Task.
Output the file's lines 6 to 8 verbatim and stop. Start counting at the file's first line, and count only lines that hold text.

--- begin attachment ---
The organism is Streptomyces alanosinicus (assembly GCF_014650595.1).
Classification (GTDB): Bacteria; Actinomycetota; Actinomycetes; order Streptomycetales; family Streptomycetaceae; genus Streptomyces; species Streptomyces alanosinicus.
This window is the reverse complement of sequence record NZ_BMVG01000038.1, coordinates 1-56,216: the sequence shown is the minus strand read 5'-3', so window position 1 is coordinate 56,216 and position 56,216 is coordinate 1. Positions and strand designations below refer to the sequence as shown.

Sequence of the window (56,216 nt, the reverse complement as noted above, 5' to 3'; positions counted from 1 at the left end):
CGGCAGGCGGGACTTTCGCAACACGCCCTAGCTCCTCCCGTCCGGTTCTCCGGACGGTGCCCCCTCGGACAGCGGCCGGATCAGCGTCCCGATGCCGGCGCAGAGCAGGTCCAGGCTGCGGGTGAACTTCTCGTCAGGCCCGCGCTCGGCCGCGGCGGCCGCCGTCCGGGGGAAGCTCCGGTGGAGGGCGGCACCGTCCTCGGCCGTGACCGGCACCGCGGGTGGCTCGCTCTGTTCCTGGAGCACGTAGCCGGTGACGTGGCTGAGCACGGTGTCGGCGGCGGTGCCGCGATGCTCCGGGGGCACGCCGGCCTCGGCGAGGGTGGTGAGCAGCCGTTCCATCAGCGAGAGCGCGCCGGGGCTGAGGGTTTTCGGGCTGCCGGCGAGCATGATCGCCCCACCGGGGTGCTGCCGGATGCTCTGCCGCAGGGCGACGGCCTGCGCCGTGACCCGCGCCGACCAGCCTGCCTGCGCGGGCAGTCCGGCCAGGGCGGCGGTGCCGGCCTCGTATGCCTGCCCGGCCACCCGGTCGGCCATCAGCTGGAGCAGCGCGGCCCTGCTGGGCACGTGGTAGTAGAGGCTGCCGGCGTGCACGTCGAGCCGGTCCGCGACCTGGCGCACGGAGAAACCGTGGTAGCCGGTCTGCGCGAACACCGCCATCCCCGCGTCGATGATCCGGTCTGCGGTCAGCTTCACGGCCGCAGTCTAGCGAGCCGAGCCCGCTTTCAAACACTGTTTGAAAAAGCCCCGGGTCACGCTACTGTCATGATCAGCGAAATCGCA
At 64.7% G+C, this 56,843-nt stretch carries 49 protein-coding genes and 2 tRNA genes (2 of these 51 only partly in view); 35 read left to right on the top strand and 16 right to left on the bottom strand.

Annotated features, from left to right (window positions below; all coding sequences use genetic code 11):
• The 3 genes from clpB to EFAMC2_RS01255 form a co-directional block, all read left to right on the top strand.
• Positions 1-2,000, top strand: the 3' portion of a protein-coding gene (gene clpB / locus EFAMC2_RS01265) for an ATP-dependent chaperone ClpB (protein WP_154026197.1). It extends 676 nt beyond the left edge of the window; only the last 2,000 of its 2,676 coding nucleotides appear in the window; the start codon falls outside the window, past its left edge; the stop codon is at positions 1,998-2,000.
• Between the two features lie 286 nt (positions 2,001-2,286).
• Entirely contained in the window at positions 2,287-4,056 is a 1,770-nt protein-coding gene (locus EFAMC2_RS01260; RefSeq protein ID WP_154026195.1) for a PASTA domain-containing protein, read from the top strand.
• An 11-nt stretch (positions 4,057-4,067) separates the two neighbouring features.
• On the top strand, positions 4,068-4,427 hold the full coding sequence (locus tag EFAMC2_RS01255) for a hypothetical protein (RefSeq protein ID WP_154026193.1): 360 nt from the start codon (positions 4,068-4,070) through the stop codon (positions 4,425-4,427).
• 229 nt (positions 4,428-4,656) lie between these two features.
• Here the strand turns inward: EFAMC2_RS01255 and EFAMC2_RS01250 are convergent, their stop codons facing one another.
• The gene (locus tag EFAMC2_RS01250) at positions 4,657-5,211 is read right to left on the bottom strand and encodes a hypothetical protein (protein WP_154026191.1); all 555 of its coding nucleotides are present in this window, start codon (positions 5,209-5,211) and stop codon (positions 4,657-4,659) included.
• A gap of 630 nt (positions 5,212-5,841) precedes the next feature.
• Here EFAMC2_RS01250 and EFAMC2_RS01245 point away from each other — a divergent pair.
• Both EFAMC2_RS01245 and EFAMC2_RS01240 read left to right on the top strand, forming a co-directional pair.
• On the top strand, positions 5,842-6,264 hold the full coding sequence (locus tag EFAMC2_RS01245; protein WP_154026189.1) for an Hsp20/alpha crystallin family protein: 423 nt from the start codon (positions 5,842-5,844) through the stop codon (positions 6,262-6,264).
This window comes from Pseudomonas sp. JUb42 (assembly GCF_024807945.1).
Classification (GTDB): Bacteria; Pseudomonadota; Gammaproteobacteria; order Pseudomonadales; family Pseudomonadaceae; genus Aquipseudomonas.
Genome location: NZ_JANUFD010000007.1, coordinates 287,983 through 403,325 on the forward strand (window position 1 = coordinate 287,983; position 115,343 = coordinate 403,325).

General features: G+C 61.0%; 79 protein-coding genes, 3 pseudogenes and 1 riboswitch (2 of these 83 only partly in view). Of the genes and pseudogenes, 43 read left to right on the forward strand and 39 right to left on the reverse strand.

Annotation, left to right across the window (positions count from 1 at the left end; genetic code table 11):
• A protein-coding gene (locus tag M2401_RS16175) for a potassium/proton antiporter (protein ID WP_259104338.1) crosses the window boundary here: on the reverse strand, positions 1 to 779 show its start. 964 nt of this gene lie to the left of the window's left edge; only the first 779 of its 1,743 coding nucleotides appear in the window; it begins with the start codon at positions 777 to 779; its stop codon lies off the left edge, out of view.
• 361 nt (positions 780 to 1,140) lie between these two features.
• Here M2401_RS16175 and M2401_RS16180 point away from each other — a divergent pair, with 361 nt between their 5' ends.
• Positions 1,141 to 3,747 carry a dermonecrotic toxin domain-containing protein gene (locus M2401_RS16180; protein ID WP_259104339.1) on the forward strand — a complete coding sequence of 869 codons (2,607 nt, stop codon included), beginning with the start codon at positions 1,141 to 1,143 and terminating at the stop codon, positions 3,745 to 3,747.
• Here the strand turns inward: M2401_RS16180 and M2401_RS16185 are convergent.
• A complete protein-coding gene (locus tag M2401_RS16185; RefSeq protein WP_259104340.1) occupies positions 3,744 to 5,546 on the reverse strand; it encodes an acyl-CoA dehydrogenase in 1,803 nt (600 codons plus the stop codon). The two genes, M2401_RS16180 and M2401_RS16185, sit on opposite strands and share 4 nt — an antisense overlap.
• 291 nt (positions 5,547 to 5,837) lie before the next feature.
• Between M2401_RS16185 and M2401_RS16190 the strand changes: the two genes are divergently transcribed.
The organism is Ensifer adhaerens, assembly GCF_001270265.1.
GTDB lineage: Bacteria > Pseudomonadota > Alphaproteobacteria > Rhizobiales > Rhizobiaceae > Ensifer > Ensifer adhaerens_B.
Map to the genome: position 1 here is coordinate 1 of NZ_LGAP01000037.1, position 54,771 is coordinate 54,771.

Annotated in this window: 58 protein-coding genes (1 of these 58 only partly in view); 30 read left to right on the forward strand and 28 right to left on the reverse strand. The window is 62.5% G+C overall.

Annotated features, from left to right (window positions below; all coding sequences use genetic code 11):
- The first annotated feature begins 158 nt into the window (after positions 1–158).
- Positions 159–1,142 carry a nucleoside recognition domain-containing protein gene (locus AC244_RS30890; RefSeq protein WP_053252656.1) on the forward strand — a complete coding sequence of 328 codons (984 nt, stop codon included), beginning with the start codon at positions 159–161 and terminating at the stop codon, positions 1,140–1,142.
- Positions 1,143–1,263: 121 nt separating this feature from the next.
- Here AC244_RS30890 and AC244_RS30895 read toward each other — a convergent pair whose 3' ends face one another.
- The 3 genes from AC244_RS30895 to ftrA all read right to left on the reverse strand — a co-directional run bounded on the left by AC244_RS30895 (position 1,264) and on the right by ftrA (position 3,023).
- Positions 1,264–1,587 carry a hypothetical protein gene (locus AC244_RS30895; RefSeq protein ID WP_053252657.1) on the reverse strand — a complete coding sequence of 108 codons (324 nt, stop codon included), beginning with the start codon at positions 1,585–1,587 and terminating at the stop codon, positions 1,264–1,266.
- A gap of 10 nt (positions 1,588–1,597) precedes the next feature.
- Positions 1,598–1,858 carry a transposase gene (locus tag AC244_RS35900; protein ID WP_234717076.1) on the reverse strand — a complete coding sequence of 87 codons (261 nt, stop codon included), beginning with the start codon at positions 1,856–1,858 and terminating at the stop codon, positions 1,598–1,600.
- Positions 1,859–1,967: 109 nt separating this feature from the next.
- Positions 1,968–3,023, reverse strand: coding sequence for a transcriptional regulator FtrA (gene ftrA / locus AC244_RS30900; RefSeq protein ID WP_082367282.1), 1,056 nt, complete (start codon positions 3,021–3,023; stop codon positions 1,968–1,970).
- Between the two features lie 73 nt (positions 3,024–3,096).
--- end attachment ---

At 64.7% G+C, this 56,843-nt stretch carries 49 protein-coding genes and 2 tRNA genes (2 of these 51 only partly in view); 35 read left to right on the top strand and 16 right to left on the bottom strand.

Annotated features, from left to right (window positions below; all coding sequences use genetic code 11):
• The 3 genes from clpB to EFAMC2_RS01255 form a co-directional block, all read left to right on the top strand.